RM recently undertook research into the evolution, benefits, and challenges of digital assessment for high-stakes examinations around the world. The findings describe a mixed picture. Some countries and sectors have reverted to more traditional methods of assessment after the changes imposed by the pandemic. Others are keen to push further with the perhaps unexpected benefits brought by the forced adoption of a more digital approach.
A handful of countries were already exploring the advantages of digital adoption when the pandemic took hold and are fast becoming the blueprint for others to learn from. For example, the New Zealand Qualifications Authority (NZQA) embarked on a ‘digital assessment transformation journey’ of the National Certificate of Educational Achievement (NCEA) to reflect the digital world in which students live and learn.
NZQA anticipated other benefits from adopting digital assessment technology, including:
improving educational outcomes by using data and insight
increasing the equity of NCEA outcomes for Māori and Pacific students
embedding more resilience into their systems and processes.
These potential benefits are, at first sight, unique to NZQA’s individual circumstances. However, it is possible to extrapolate them into a broader set of potential advantages achievable by most awarding bodies.
Increased efficiency in marking
Many awarding organisations begin their journey to digital assessment with e-marking. This involves scanning exam scripts which are then marked on-screen. Typically, the set-up of e-marking removes the need for markers to undertake repetitive, low-value tasks. For example, adding up the marks for individual questions can be done automatically, eliminating human error and ensuring accuracy.
Other frustrating events, such as markers returning incomplete scripts, can be eradicated by using on-screen marking since submitting a marked script is impossible until all sections have been completed.
On-screen marking allows markers and examiners to fit their tasks around other demands in their lives. This can positively impact the retention of trained and capable markers. Eliminating the need for markers to travel to and from marking centres and scripts to be delivered to them makes it easier for awarding organisations to deploy their resources effectively and scale up as needed to meet the demands of any exam cycle.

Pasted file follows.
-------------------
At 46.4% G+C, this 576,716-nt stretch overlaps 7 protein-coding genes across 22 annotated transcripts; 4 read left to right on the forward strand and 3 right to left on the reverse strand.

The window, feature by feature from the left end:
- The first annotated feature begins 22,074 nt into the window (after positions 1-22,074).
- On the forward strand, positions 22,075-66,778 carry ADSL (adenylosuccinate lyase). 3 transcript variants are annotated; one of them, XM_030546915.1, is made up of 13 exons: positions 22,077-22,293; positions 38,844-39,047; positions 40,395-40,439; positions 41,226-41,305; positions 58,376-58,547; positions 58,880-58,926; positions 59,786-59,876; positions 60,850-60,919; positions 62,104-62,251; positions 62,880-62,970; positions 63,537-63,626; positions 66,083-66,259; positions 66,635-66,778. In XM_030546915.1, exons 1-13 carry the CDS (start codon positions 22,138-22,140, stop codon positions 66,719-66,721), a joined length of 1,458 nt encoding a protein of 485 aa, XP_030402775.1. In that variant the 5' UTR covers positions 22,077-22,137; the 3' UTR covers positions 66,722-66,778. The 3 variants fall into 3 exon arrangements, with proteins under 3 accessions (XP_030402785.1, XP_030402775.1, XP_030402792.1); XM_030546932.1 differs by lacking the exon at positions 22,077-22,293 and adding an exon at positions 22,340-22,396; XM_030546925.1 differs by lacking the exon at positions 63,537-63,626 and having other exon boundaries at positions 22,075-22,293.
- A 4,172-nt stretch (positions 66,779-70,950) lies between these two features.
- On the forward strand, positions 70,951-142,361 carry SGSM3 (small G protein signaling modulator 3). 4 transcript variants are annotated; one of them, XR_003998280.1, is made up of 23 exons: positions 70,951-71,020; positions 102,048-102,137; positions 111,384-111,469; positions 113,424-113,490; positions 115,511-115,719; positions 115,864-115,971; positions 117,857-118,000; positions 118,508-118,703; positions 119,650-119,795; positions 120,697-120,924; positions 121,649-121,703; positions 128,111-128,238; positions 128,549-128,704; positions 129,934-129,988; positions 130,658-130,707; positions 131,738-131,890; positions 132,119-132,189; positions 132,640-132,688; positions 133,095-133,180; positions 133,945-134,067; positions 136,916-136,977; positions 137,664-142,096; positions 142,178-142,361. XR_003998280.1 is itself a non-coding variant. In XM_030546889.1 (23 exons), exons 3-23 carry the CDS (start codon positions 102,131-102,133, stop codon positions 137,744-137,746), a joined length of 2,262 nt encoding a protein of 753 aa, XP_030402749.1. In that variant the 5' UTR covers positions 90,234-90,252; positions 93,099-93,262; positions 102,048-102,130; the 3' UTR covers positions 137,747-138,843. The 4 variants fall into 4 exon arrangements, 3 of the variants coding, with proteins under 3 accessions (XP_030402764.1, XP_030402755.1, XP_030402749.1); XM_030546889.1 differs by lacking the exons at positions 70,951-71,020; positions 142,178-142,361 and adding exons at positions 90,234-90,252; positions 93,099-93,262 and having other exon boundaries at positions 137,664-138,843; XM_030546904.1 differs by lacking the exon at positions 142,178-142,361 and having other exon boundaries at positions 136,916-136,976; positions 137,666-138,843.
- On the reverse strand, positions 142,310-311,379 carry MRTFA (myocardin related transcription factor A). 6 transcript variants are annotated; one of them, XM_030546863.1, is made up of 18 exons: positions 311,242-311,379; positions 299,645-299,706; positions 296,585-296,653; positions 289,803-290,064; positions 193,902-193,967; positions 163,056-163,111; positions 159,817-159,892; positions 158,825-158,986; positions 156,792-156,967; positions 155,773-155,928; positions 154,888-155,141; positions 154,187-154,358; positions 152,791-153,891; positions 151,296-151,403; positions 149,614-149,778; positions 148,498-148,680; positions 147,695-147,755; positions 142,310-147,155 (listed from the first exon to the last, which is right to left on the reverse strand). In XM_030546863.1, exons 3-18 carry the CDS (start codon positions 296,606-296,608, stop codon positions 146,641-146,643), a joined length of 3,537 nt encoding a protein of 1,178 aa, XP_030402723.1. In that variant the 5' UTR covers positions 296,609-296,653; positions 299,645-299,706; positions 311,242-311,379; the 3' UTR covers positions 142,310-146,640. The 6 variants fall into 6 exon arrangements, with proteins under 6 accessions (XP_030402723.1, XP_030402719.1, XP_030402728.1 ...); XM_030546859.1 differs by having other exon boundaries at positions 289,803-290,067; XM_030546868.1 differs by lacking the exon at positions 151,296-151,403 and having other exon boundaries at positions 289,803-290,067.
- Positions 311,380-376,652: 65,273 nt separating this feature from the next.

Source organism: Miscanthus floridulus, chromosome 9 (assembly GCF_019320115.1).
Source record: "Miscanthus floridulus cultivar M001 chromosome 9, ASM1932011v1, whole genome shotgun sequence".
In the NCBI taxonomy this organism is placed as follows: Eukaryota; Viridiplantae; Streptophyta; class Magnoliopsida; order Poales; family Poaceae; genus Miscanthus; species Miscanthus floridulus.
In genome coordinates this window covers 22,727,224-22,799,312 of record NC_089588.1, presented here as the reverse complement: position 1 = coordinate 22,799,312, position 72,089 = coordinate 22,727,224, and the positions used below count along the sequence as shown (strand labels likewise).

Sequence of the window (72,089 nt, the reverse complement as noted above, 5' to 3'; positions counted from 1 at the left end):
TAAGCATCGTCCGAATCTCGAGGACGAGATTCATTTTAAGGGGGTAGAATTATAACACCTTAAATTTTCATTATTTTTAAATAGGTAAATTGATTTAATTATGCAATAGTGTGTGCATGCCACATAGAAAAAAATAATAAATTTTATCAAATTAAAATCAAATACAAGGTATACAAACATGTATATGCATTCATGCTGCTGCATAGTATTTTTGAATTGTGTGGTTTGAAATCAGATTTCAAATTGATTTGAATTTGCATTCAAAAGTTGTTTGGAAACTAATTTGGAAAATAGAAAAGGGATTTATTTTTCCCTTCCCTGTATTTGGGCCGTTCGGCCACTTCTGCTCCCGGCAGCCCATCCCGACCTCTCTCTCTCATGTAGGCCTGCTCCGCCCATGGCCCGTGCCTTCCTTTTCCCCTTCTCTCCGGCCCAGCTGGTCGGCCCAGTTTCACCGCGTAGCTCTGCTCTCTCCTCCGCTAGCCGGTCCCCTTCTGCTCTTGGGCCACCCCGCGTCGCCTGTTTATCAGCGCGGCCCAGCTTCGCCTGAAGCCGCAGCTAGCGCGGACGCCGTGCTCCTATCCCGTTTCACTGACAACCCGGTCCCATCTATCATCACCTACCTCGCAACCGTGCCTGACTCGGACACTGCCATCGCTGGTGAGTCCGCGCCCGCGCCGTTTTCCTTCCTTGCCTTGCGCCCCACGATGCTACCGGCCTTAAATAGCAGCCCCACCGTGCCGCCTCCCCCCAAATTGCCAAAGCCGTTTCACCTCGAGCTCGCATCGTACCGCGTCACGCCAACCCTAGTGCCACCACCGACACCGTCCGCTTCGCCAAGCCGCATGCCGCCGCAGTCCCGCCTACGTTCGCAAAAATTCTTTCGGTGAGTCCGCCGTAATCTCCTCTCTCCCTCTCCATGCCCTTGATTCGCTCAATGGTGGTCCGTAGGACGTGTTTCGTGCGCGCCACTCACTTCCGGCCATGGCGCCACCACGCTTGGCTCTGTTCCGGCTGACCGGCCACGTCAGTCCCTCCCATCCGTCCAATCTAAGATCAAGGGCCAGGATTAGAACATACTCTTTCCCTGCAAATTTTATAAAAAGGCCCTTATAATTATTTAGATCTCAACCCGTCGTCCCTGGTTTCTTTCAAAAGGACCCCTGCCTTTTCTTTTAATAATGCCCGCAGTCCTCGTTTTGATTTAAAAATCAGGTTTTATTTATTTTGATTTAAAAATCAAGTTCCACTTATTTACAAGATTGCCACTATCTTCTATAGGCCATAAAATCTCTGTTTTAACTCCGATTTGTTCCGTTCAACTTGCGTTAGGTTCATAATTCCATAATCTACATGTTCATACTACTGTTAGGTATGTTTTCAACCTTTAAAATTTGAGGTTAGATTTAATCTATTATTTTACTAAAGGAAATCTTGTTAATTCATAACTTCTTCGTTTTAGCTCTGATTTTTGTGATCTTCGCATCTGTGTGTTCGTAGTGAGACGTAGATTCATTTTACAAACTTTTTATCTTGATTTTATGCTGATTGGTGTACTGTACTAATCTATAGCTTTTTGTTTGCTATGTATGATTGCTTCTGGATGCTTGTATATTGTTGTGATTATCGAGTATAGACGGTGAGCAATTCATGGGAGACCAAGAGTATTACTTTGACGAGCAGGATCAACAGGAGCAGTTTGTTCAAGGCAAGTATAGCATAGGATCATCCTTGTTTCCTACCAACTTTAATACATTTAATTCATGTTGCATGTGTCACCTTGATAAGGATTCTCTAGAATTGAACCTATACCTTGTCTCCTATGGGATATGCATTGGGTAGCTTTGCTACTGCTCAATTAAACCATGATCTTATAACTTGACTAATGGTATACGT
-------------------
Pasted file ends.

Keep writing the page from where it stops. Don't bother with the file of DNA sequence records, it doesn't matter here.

Increased efficiency in authoring and test design
The move to embedding digital technology more deeply in the assessment process brings new opportunities in the realm of test authoring. On-screen marking and exam delivery quickly generate data on how students engage with and perform on individual questions. By creating near real-time data, iterating and improving questions can start much sooner. The process also becomes more secure with creation, validation and testing occurring within a controlled digital environment.
Clearly, the move to digital assessment removes the tangible elements of paper-based assessments and the need to move them from central production to multiple test centres. In doing so, the possibilities for certain inadvertent or more malicious security breaches are removed.
Awarding bodies still need to take steps to ensure the integrity of digital processes. However, these technical steps are generally implemented centrally and suffer less from the unpredictability of a multi-part supply chain. Digital assessment processes can also remove the unexpected cost pressures associated with traditional paper-based examinations.
A better experience for students
The varied assessment techniques made possible by digital technology can help students remain engaged with their learning journey. Students will feel supported and appreciate that their needs are being met.
When fully digital examinations are used, a student’s skills and knowledge can be tested in ways that give the candidate the best chance of success. Work for assessment can be submitted in various formats, all easily handled by markers via simple, secure online access. The efficiency improvements mentioned earlier mean that results are more consistently and reliably delivered according to published timescales.
Given the nature of the assessments managed by awarding organisations, there is generally just one chance to get the process right and give students the best chance of success. Therefore, contemplating change can be difficult. Our online assessment technology helps awarding organisations worldwide meet their stakeholders’ developing needs at all stages of their digital adoption journey.
Find out how we work with awarding organisations to help them transition to digital assessment.